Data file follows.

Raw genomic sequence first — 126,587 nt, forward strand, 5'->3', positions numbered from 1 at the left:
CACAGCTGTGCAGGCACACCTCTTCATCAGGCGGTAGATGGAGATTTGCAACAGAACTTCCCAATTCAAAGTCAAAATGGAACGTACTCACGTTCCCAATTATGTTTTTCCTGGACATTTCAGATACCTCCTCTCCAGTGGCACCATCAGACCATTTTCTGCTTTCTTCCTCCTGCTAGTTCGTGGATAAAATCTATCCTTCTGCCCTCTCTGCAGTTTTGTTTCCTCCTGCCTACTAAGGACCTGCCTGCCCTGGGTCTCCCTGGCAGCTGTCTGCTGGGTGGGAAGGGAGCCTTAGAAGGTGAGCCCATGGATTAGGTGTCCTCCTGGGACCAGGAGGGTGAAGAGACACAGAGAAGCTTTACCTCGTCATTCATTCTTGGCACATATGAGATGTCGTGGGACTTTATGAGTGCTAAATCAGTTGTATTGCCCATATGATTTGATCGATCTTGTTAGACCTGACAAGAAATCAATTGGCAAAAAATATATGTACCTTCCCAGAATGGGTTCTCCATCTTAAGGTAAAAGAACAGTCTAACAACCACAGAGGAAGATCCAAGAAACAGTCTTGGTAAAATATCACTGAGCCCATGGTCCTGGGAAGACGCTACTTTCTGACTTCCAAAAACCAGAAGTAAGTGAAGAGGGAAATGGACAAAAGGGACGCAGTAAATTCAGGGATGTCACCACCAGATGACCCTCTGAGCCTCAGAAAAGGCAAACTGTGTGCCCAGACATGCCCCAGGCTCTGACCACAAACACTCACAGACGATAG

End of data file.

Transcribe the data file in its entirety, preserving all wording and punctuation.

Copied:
Raw genomic sequence first — 126,587 nt, forward strand, 5'->3', positions numbered from 1 at the left:
CACAGCTGTGCAGGCACACCTCTTCATCAGGCGGTAGATGGAGATTTGCAACAGAACTTCCCAATTCAAAGTCAAAATGGAACGTACTCACGTTCCCAATTATGTTTTTCCTGGACATTTCAGATACCTCCTCTCCAGTGGCACCATCAGACCATTTTCTGCTTTCTTCCTCCTGCTAGTTCGTGGATAAAATCTATCCTTCTGCCCTCTCTGCAGTTTTGTTTCCTCCTGCCTACTAAGGACCTGCCTGCCCTGGGTCTCCCTGGCAGCTGTCTGCTGGGTGGGAAGGGAGCCTTAGAAGGTGAGCCCATGGATTAGGTGTCCTCCTGGGACCAGGAGGGTGAAGAGACACAGAGAAGCTTTACCTCGTCATTCATTCTTGGCACATATGAGATGTCGTGGGACTTTATGAGTGCTAAATCAGTTGTATTGCCCATATGATTTGATCGATCTTGTTAGACCTGACAAGAAATCAATTGGCAAAAAATATATGTACCTTCCCAGAATGGGTTCTCCATCTTAAGGTAAAAGAACAGTCTAACAACCACAGAGGAAGATCCAAGAAACAGTCTTGGTAAAATATCACTGAGCCCATGGTCCTGGGAAGACGCTACTTTCTGACTTCCAAAAACCAGAAGTAAGTGAAGAGGGAAATGGACAAAAGGGACGCAGTAAATTCAGGGATGTCACCACCAGATGACCCTCTGAGCCTCAGAAAAGGCAAACTGTGTGCCCAGACATGCCCCAGGCTCTGACCACAAACACTCACAGACGATAG